Diplomatic Law in a New Millennium

ISBN : 9780198795940

Paul Behrens
448 ページ
156 x 234 mm

The granting of diplomatic asylum to Julian Assange, the dangers faced by diplomats in troublespots around the world, WikiLeaks and the publication of thousands of embassy cable - situations like these place diplomatic agents and diplomatic law at the very centre of contemporary debate on current affairs. Diplomatic Law in a New Millennium brings together 20 experts to provide insight into some of the most controversial and important matters which characterise modern diplomatic law. They include diplomatic asylum, the treatment (and rights) of domestic staff of diplomatic agents, the inviolability of correspondence, of the diplomatic bag and of the diplomatic mission, the immunity to be given to members of the diplomatic family, diplomatic duties (including the duty of non-interference), but also the rise of diplomatic actors which are not sent by States (including members of the EU diplomatic service). This book explores these matters in a critical, yet accessible manner, and is therefore an invaluable resource for practitioners, scholars and students with an interest in diplomatic relations. The authors of the book include some of the leading authorities on diplomatic law (including a delegate to the 1961 conference which codified modern diplomatic law) as well as serving and former members of the diplomatic corps.


Part I - Introduction
1 Paul Behrens: Diplomatic Law in a New Millennium
2 Brian Barder: A former diplomat's reflections on the Vienna Convention
3 J Craig Barker: In Praise of a Self-Contained Regime: Why the Vienna Convention on Diplomatic Relations Remains Important Today

Part II - History
4 Nelson Iriniz Casas: Views of a Delegate to the 1961 Vienna Conference
5 Kai Bruns: On the Road to Vienna: The Role of the International Law Commission in the Codification of Diplomatic Privileges and Immunities, 1949-1958

Part III - Personal Immunity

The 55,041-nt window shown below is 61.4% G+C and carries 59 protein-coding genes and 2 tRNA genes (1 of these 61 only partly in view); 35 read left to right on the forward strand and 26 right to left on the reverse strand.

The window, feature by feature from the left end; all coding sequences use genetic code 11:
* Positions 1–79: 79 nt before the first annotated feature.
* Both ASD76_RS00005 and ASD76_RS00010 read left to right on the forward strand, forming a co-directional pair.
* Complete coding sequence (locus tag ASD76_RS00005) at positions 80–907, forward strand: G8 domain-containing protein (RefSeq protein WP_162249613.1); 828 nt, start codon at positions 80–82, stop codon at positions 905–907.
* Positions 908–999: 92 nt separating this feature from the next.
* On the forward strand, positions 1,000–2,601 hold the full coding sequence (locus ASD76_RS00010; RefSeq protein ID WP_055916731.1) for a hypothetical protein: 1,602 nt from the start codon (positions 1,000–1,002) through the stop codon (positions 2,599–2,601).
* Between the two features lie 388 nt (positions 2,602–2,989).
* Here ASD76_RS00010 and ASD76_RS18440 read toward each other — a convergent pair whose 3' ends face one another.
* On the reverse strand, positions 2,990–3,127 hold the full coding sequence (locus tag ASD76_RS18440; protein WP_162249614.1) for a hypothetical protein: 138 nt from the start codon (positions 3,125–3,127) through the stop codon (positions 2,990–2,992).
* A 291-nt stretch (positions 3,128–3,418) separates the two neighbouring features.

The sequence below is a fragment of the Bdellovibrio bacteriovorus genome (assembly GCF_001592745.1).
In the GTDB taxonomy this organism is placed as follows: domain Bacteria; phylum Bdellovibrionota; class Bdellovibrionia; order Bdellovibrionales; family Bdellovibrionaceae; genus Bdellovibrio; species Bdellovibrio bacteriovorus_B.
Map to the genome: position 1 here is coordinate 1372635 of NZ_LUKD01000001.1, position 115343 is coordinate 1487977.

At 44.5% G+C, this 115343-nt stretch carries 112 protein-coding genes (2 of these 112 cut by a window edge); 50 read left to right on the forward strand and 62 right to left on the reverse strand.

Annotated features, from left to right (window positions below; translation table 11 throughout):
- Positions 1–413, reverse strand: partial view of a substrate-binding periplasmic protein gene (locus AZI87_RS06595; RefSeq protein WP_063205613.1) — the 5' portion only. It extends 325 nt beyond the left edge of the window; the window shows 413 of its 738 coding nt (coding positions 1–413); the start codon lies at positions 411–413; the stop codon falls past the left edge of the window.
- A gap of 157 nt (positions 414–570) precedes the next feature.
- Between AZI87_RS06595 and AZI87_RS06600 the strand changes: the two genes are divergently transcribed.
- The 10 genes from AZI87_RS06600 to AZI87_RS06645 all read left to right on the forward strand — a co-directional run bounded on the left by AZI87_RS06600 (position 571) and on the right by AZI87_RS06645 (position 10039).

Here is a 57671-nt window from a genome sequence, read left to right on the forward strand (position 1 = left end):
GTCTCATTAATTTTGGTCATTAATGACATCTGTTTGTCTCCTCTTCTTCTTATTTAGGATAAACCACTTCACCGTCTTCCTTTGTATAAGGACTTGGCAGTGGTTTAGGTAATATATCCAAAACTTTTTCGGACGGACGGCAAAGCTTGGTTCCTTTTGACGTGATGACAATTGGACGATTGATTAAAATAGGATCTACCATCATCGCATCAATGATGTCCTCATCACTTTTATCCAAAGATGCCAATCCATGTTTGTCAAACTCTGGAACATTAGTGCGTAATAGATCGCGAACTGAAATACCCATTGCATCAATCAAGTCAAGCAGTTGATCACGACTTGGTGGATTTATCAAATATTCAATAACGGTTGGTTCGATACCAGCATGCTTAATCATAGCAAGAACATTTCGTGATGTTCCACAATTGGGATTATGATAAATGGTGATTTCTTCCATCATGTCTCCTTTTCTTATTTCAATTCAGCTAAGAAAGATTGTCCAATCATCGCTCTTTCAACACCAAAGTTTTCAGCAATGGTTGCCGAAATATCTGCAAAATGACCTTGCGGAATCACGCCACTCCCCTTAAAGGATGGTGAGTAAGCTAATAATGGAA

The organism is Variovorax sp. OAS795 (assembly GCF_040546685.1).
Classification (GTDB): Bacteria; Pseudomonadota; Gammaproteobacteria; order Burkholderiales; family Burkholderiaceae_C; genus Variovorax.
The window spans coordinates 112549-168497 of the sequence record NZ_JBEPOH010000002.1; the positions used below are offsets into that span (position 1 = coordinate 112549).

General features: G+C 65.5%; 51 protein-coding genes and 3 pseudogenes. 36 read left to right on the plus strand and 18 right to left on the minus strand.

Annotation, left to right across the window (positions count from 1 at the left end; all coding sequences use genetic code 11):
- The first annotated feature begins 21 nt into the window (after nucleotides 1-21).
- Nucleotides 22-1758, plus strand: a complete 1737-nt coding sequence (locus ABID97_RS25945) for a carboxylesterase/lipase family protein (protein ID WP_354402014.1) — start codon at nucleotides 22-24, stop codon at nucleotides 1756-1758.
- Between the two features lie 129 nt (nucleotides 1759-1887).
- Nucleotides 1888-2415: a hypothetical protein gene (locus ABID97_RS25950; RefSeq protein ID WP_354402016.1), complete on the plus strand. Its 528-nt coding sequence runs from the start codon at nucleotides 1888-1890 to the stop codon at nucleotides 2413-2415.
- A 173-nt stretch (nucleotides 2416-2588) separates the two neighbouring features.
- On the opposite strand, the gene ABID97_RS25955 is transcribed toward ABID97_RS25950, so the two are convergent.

6 Paul Behrens: The personal inviolability of diplomatic agents in emergency situations
7 Simonetta Stirling-Zanda: The Privileges and Immunities of the Family of the Diplomatic Agent: the Current Scope of Article 37(1)
8 Lisa Rodgers: The inviolability of diplomatic agents in the context of employment
9 Wolfgang Spadinger: Private Domestic Staff: A risk group on the fringe of the convention

Part IV - Property Immunity
10 Yinan Bao: The Protection of Public Safety and Human Life vs the Inviolability of Mission Premises: A Dilemma faced by the Receiving State
11 Juan Falconi Puig: Contemporary Developments Relating to the Inviolability of Mission Premises
12 Peter Kovacs and Tamas Vince Adany: The Non-Customary Practice of Diplomatic Asylum
13 Patricio Grane Labat and Naomi Burke: The Protection of Diplomatic Correspondence in the Digital Age: Time to Revise the Vienna Convention?
14 Sana Sud: The Diplomatic Duffle Disparity - A Third World Perspective

Part V - Diplomatic Duties
15 Sanderijn Duquet and Jan Wouters: Legal Duties of Diplomats Today
16 Paul Behrens: The Duty of Non-Interference

Part VI - Beyond the VCDR
17 Alison Duxbury: Intersections between Diplomatic Immunities and the Immunities of International Organisations
18 Graham Butler: The European Union and Diplomatic Law: An Emerging Actor in Twenty-First Century Diplomacy
19 Francesca Dickson: Skirting Officialdom: Sub-State Diplomats and the VCDR Lessons from Scotland and Wales

Part VII - Concluding Thoughts
20 Paul Behrens: Diplomatic Law Today: Has the Vienna Convention met its expectations?


Dr Paul Behrens is a Lecturer (Assistant Professor) in Law at the University of Edinburgh, where he has established the LLM course on Diplomatic Law and is also responsible for an LLM course on International Criminal Law. He has taught in the past at the University of Leicester and has been a Visiting Lecturer / Visiting Researcher at the universities of Uppsala (Sweden), Stockholm (Sweden), Kiel (Germany) and other universities.